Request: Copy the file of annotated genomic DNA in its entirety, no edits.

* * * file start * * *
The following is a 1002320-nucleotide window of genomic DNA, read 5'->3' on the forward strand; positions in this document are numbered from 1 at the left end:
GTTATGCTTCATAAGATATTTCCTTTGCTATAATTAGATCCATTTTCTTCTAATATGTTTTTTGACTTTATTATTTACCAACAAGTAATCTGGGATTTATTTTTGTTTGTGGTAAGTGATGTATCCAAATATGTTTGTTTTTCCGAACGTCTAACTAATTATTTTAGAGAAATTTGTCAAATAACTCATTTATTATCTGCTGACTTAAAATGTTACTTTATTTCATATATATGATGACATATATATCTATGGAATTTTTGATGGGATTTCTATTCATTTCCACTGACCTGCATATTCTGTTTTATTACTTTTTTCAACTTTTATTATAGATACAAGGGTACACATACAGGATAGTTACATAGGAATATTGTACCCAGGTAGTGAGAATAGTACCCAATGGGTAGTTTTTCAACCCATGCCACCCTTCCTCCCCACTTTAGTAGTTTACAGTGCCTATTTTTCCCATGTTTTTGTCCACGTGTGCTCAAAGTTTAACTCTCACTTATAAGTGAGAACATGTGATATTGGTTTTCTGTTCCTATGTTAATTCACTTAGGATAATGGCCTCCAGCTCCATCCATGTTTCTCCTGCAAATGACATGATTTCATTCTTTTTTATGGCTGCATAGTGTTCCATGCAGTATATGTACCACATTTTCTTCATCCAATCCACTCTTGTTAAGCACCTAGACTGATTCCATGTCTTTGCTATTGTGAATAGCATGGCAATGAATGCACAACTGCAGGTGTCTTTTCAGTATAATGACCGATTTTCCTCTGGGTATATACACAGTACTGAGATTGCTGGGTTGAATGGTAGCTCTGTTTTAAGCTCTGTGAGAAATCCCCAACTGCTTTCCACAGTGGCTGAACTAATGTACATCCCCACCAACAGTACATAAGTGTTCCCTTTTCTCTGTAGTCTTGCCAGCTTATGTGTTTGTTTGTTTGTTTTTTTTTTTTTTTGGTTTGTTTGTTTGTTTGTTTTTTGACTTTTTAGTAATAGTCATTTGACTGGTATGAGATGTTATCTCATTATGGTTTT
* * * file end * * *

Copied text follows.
The following is a 1002320-nucleotide window of genomic DNA, read 5'->3' on the forward strand; positions in this document are numbered from 1 at the left end:
GTTATGCTTCATAAGATATTTCCTTTGCTATAATTAGATCCATTTTCTTCTAATATGTTTTTTGACTTTATTATTTACCAACAAGTAATCTGGGATTTATTTTTGTTTGTGGTAAGTGATGTATCCAAATATGTTTGTTTTTCCGAACGTCTAACTAATTATTTTAGAGAAATTTGTCAAATAACTCATTTATTATCTGCTGACTTAAAATGTTACTTTATTTCATATATATGATGACATATATATCTATGGAATTTTTGATGGGATTTCTATTCATTTCCACTGACCTGCATATTCTGTTTTATTACTTTTTTCAACTTTTATTATAGATACAAGGGTACACATACAGGATAGTTACATAGGAATATTGTACCCAGGTAGTGAGAATAGTACCCAATGGGTAGTTTTTCAACCCATGCCACCCTTCCTCCCCACTTTAGTAGTTTACAGTGCCTATTTTTCCCATGTTTTTGTCCACGTGTGCTCAAAGTTTAACTCTCACTTATAAGTGAGAACATGTGATATTGGTTTTCTGTTCCTATGTTAATTCACTTAGGATAATGGCCTCCAGCTCCATCCATGTTTCTCCTGCAAATGACATGATTTCATTCTTTTTTATGGCTGCATAGTGTTCCATGCAGTATATGTACCACATTTTCTTCATCCAATCCACTCTTGTTAAGCACCTAGACTGATTCCATGTCTTTGCTATTGTGAATAGCATGGCAATGAATGCACAACTGCAGGTGTCTTTTCAGTATAATGACCGATTTTCCTCTGGGTATATACACAGTACTGAGATTGCTGGGTTGAATGGTAGCTCTGTTTTAAGCTCTGTGAGAAATCCCCAACTGCTTTCCACAGTGGCTGAACTAATGTACATCCCCACCAACAGTACATAAGTGTTCCCTTTTCTCTGTAGTCTTGCCAGCTTATGTGTTTGTTTGTTTGTTTTTTTTTTTTTTTGGTTTGTTTGTTTGTTTGTTTTTTGACTTTTTAGTAATAGTCATTTGACTGGTATGAGATGTTATCTCATTATGGTTTT